Controlling your character and summoning your Persona at the same time is a lot more intuitive than you would expect.

Gripes aside, I loved Persona 4 Arena Ultimax. I commend Atlus for releasing a fighting game as the sequel to what I consider to be its best Persona game ever, with tight controls, neat visuals, and most importantly, a fantastic story that will please each and every single Persona fan out there, be them fighting game fans or others. Even if the main game isn’t available on the Switch (and at this point, I don’t even know if it ever will), having this fighting banger on-the-go is worth the investment. Now, can we have a fighting version of Persona 5 as well?


Graphics: 8.0

Even if its sprites lack a few frames of animation at times, it still looks good enough, especially on portable mode. The game’s story mode is shown on visual novel type scenes, which retain Persona 4‘s high-quality artwork. No complaints here.

Gameplay: 8.5

Persona 4 Arena Ultimax features a fighting system inspired by BlazBlue, but a bit more simplified and a lot more intuitive. It’s approachable for newcomers but very hard to master. As always, it struggles a bit with the Joy-Cons’ poor design, but it does wonders despite its hindrances.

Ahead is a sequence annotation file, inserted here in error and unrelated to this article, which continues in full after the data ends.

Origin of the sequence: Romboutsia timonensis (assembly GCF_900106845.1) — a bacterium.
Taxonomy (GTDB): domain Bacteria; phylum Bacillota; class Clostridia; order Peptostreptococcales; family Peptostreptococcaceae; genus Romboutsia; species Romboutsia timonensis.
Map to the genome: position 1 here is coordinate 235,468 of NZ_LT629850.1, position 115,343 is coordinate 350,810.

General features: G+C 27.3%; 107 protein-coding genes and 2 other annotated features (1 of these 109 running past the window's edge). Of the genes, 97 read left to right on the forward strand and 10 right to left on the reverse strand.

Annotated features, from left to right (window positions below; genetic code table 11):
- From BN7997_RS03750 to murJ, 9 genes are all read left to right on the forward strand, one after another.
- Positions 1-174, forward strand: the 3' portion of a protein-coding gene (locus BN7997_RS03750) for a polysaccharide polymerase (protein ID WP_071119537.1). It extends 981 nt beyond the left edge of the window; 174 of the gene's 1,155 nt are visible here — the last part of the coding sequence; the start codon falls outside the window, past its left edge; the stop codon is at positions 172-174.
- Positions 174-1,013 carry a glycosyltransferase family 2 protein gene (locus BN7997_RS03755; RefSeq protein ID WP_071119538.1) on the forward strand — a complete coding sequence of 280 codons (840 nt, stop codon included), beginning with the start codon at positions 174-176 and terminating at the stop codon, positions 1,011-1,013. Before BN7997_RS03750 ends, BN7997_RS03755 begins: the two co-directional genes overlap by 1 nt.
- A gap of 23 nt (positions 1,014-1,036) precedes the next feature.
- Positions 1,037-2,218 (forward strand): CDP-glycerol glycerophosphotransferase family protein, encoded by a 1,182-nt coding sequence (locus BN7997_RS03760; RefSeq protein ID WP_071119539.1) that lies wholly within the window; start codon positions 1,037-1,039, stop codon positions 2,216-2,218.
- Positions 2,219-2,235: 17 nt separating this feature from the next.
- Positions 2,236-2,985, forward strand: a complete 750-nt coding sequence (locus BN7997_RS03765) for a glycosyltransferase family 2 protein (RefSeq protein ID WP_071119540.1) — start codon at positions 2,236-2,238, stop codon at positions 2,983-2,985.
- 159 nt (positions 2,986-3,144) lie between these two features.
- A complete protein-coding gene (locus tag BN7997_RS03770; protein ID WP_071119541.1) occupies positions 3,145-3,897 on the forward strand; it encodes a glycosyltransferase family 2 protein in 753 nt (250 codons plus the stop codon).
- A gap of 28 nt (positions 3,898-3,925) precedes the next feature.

Sound: 10

The Persona 4 soundtrack you know and love, and a crapton of really great voice acting. How could I give it anything other than a 10?

Fun Factor: 9.0

Not exactly the best fighting game in terms of its multiplayer capabilities, but it’s hard to care about it when it’s packed with so much single player content. It’s the sequel to the amazing Persona 4, after all. And a damn fine fighting game in its own right.

Final Verdict: 8.5

Persona 4 Arena Ultimax is available now on PS3, PS4, Xbox 360, PC, and Nintendo Switch.

Reviewed on Nintendo Switch.

A copy of Persona 4 Arena Ultimax was provided by the publisher.